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UK hoops signee Hopkins has many skills

Vaught’s Views

 

Kentucky basketball has had player and coaching defections as well as player and coaching additions recently. That’s made it easy to lose perspective on signee Bryce Hopkins.

The 6-7, 220-pound Illinois standout is not a top-10 national recruit, but Fenwick High School coach Staunton Peck believes his star has an unlimited future.

“When he faces adversity or hardship his response is not blaming issues on anyone else. Instead, he just works to get better,” said Peck. “That’s a big part of the reason he keeps getting better.

“He is 6-7, 220 (pounds) but has guard skills. He handles the ball like a point guard. He has a real good first step getting to the rim. He has a great combination of size and skill. He is a mismatch problem. If he has a smaller guard on him, he is comfortable cutting to the post and finishing physically at the rim. A bigger guy on him has no chance to stay with him on the perimeter.

“He is very physical finishing at the rim. Guys bounce off him. It’s not just drive to the rim and dunk. He can be creative. He has a strong spin move to finish at the rim. He can also shoot the 3.”

HELPING HIS TEAM — Jenkins catcher Keegan Bentley applies the tag on a play at the plate to record an out in recent baseball action. Bentley is one of two seniors on the Cavalier baseball team, along with teammate Landon Mullins. The Cavaliers, who have one win on the season in a victory over Cordia, were scheduled to play at home Wednesday and again on Friday before finishing the final week of the regular season on the road. (All photos on this page by Chris Anderson)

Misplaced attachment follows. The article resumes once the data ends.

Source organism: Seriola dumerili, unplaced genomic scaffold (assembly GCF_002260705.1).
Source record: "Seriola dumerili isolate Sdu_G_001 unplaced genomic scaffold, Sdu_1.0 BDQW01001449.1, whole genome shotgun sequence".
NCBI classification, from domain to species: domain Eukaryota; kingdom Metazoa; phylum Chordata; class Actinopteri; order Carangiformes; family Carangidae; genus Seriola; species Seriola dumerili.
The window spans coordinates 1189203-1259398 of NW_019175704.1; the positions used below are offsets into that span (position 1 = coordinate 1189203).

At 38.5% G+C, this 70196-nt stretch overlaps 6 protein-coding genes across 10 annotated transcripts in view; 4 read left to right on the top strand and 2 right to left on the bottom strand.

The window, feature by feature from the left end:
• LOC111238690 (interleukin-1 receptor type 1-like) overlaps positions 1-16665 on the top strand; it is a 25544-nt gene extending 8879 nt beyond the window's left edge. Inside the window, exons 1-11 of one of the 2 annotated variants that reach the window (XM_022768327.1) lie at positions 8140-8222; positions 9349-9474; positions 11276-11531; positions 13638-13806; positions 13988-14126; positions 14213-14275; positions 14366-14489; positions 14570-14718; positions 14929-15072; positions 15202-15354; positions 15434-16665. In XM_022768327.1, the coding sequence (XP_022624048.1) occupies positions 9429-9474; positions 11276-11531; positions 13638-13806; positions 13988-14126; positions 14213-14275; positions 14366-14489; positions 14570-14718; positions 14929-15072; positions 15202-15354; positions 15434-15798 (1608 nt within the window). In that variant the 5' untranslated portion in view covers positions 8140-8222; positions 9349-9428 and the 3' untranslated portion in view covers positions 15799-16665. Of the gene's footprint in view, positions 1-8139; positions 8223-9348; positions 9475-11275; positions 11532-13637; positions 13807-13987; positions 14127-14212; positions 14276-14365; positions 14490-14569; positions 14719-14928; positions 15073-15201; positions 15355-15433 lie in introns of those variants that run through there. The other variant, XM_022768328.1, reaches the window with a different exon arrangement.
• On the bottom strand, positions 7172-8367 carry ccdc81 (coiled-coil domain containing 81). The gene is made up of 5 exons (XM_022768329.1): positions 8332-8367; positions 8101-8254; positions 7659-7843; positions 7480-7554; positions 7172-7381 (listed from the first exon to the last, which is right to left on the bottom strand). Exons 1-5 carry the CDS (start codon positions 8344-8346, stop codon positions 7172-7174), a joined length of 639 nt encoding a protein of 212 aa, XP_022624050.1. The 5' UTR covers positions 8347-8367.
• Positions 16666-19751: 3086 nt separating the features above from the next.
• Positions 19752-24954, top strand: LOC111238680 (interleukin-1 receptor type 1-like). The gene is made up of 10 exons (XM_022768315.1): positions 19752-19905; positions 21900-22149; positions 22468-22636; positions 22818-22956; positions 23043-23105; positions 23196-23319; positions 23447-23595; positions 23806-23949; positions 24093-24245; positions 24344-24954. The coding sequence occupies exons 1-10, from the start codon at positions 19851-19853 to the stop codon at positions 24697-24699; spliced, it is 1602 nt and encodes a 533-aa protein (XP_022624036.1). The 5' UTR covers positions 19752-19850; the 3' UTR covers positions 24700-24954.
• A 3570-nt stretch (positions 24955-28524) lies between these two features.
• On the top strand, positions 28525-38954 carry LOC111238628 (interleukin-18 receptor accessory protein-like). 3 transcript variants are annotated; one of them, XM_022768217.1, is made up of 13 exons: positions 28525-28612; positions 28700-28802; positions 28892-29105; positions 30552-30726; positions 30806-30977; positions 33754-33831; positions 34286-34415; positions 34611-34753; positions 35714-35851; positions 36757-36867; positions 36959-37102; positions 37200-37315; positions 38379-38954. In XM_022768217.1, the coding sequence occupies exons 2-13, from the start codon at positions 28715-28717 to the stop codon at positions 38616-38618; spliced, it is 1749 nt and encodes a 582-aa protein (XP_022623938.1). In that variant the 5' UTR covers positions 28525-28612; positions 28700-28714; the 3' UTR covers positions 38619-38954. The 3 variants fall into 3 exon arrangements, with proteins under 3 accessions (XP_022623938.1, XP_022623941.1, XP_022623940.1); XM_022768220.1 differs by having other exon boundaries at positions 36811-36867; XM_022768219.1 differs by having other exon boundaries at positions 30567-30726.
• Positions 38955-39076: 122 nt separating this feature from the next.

HELPING HIS TEAM — Jenkins catcher Keegan Bentley applies the tag on a play at the plate to record an out in recent baseball action. Bentley is one of two seniors on the Cavalier baseball team, along with teammate Landon Mullins. The Cavaliers, who have one win on the season in a victory over Cordia, were scheduled to play at home Wednesday and again on Friday before finishing the final week of the regular season on the road. (All photos on this page by Chris Anderson)

Want more? Peck says he also has great vision that makes him a good passer to add to his feel for the game. Peck recalled a game where the game’s final play was designed for Peck but he drove and drew three defenders.

“He kicked the ball to the best shootertomakea3towinthe game and conference. That shows his ability to understand the game. When he was younger, he might have just jacked up a 3 himself,” Peck said. “He’s more than just a scorer. He is a playmaker.”

Others are noticing. At the Allen Iverson Roundball Classic last week in Memphis, ESPN NBA draft analyst Jonathan Givony got his first in-person look at Hopkins and liked what he saw.

“Kentucky commit Bryce Hopkins had a great day. First time seeing him; just a good all-around basketball player. Did some really interesting things defensively, made a bunch of shots, and is a really smart and unselfish passer. Exactly what Kentucky needs at that position,” Givony said.

SAC FLY — Letcher Central senior Canaan Cunniff makes contact with the ball during a recent win over Shelby Valley. Cunniff hit into a sacrifice fly on this play, driving home the Cougars’ first run of the 8-6 win. The Cougars held a 12-11 record on the season going into action Tuesday.

SAC FLY — Letcher Central senior Canaan Cunniff makes contact with the ball during a recent win over Shelby Valley. Cunniff hit into a sacrifice fly on this play, driving home the Cougars’ first run of the 8-6 win. The Cougars held a 12-11 record on the season going into action Tuesday.

Hopkins, a one-time Louisville commit, averaged 24.4 points, 12.5 rebounds, and 2.9 assists per game last season. He shot 58.9 percent overall from the field (32 percent from 3-point range) and 75.7 percent at the foul line and 31.8 percent from 3-point range.

Peck called Hopkins a “manchild” because of his physicality.